'Statistical physics: an entropic approach' by Professor Ian Ford-out now!
23 May 2013
This book grew out of the lecture notes for Professor Ford's course taught at UCL. Rather than following the usual appeal to the growth of disorder and decay; the notion that everything is crumbling away or in some sense going wrong, the idea of entropy is firmly anchored to the development of uncertainty in an underspecified dynamical system. Irreversible, entropy-generating processes are the norm; it is reversibility which is exceptional.
Professor Ian Ford writes "I think I have been more confused about the nature of entropy than
almost anything else I've encountered in physics, and I don’t think I'm
alone. The solution to this unease was to teach statistical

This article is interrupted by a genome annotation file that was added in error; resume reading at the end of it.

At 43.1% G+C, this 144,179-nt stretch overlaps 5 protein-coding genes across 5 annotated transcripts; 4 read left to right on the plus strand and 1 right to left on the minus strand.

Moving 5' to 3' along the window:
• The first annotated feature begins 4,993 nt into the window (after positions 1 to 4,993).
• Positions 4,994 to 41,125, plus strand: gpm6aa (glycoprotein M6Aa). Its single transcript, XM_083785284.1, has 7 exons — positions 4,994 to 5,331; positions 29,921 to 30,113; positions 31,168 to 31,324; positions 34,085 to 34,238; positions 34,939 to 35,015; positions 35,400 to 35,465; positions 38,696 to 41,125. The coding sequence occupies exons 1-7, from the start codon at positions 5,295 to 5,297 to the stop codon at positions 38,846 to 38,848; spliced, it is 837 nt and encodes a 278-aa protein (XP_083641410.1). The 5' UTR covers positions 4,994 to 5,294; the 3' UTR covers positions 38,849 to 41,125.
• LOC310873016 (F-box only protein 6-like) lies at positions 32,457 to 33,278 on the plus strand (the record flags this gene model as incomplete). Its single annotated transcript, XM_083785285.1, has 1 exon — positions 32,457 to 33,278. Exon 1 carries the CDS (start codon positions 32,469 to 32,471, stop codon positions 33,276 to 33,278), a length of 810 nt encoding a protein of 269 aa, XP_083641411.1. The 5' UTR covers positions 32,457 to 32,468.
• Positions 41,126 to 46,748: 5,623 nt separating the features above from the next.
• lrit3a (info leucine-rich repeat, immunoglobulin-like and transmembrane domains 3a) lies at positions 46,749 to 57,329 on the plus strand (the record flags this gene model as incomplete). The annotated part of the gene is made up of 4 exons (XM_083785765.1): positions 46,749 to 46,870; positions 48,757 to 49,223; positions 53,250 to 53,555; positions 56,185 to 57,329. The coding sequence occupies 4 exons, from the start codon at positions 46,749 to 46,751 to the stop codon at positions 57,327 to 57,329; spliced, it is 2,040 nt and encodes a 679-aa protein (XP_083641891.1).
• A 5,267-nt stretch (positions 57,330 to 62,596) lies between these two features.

thermodynamics and to decide firmly what message I was to deliver.
Students would inevitably ask `what is entropy?', and I needed to have a
simple answer, and the word `disorder' was not going to do.
The material is largely suitable for undergraduates, supplemented by chapters on stochastic dynamics and the so-called fluctuation relations that place the generation of entropy within a clear framework, where the emphasis is on disorderly behaviour leading to uncertainty, rather than on the disorder of the untidy room."
Published by Wiley on the 20th May 2013, this book can be purchased from any good book retailer - see here to buy from Amazon.